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Senate Let's Talk: Feminism

Discussion in 'Community' started by blubeast1237, Aug 1, 2014.

  1. Jedi Ben

    Jedi Ben Chosen One star 8

    Registered:
    Jul 19, 1999
    This thread remains hugely useful for navigating the general area of feminism, as there's so many blind alleys and so much bad info put out laying claim to be it.

    The one recurring thing I've noticed over the last few years and longer is this kind of "you younger women ought to be more respectful of what we did for you" from older feminists. But that ends up drifting into "do what you're told", which doesn't go down too well.
     
  2. CT-867-5309

    CT-867-5309 Force Ghost star 6

    Registered:
    Jan 5, 2011
    In the case of anti-abortion activist and Republican National Convention speaker Abby Johnson advocating for one household vote in which the husband gets the final say, it’s fully deserved. She wants to take from everyone what those who came before her fought so hard to achieve. If I was a woman, I’d want to punch her in the face. I want to punch her in the face, regardless.
     
  3. SateleNovelist11

    SateleNovelist11 Force Ghost star 5

    Registered:
    Jan 10, 2015
    Personally, if I had to label myself, I would say I'm an anarcha-feminist insofar as I personally oppose capitalism and classism, and I believe there should be an equal ground between all genders. I'm rather fond of Emma Goldman.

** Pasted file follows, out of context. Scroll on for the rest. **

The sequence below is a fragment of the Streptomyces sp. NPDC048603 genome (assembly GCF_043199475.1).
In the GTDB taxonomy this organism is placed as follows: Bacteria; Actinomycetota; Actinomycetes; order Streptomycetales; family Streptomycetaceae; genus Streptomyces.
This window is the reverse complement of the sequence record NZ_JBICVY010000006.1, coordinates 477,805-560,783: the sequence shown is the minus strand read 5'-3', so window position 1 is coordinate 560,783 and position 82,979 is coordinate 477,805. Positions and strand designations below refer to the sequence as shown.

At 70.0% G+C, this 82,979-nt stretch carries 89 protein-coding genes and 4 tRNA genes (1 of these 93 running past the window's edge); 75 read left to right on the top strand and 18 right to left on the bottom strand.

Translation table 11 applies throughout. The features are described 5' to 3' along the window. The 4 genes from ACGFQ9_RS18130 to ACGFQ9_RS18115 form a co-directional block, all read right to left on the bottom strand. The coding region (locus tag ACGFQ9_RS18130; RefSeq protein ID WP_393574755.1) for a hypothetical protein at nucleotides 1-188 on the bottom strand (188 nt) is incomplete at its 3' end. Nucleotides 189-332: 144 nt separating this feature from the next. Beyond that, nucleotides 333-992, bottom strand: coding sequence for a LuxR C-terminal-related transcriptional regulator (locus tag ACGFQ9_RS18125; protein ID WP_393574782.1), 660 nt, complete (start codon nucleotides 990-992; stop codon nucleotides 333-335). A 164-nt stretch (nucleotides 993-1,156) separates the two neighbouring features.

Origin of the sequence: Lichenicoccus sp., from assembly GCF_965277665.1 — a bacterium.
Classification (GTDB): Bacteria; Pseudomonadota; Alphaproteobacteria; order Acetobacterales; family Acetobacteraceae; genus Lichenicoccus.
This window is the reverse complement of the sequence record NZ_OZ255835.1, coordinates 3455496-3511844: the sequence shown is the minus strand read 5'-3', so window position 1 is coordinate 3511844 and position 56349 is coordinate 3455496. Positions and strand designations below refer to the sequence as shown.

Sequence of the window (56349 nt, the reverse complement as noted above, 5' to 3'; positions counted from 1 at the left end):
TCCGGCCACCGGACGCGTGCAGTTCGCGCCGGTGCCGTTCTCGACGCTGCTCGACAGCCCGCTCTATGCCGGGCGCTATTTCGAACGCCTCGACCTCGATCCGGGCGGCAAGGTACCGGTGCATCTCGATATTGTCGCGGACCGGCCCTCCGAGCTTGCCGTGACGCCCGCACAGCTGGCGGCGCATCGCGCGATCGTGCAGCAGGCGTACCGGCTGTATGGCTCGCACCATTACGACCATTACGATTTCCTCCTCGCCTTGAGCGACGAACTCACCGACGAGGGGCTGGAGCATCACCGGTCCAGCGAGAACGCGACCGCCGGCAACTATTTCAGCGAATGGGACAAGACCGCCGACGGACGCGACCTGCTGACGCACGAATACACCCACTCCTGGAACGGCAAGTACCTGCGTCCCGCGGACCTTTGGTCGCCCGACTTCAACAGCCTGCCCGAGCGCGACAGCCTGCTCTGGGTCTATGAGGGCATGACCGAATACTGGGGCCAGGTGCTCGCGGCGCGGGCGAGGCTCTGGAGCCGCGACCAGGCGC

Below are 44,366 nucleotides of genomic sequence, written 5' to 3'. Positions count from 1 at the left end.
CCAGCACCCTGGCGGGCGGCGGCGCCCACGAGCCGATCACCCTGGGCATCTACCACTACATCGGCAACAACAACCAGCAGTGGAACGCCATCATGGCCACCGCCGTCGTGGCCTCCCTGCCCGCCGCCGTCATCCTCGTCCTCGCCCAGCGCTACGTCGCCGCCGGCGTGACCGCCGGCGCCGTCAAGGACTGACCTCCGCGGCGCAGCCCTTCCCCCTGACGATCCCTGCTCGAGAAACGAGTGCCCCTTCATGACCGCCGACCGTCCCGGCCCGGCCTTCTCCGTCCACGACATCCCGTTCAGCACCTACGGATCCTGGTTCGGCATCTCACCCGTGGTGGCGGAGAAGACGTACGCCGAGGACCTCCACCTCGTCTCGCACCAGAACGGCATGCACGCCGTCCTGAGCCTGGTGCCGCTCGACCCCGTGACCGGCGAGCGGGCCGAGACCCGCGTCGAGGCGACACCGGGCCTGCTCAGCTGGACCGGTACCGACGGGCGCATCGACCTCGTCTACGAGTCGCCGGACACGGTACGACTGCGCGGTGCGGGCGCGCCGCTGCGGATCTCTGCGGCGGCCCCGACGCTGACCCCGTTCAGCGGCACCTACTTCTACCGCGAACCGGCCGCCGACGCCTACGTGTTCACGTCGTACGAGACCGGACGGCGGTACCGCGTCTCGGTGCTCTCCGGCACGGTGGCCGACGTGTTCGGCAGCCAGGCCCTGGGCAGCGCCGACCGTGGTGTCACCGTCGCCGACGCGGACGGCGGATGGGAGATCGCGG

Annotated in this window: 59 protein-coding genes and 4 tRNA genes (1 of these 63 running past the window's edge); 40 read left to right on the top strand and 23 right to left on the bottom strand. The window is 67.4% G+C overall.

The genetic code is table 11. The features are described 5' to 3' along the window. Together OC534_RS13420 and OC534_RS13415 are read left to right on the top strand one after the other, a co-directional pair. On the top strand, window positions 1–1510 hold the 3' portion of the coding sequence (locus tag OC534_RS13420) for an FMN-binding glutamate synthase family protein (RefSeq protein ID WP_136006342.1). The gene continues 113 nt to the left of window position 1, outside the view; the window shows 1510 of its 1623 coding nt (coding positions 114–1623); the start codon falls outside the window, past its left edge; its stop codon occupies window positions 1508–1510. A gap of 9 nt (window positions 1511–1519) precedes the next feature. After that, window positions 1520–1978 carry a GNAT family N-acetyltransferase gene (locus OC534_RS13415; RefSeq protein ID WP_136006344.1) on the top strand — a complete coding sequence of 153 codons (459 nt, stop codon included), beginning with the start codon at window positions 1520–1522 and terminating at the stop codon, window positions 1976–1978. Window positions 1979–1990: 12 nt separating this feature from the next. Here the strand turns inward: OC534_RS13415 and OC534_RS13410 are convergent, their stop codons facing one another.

I'm not a hard anarcha-fem, though. I don't judge people who believe in marriage. I sometimes find it cute.

    I suppose that's why I feel the forums tend to be heteronormative or homonormative. I'm not saying that the JCF erases bi or pan people, but ya know, they are the majority of the human species, so...I'm kind of amazed that we don't defend them more often here. I didn't realize that that was an anarcha-feminist perspective until recently.
     
    Last edited: Aug 29, 2020
  4. Princess_Tina

    Princess_Tina Wacky Wednesday Winner star 7 VIP - Game Winner

    Registered:
    May 10, 2001
    In lesbian circles, the debate over transinclusion ended up being a very divisive thing - for many younger lesbians it was appalling that so many among the older generations chose to fight transinclusive spaces for lesbian and/or women-only spaces, and a whole lot of angry discussions took place over MWMF, which is of course ironic because it was all about women's empowerment and celebrating femalehood but it ended up being considered by many younger women as a symbol of bigotry and intolerance.

    So that ended up being a very big generational divide, unfortunately, and it probably made change all the more inevitable because many events and spaces (like MWMF) wound up being boycotted by a large part of the lesbian community, and ended up shutting down.

    It was very unfortunate, but there was no bridging the divide.
     
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  5. anakinfansince1983

    anakinfansince1983 I Am Speaking in Four Realms star 10 Staff Member Manager

    Registered:
    Mar 4, 2011
    Just a few random thoughts on it here: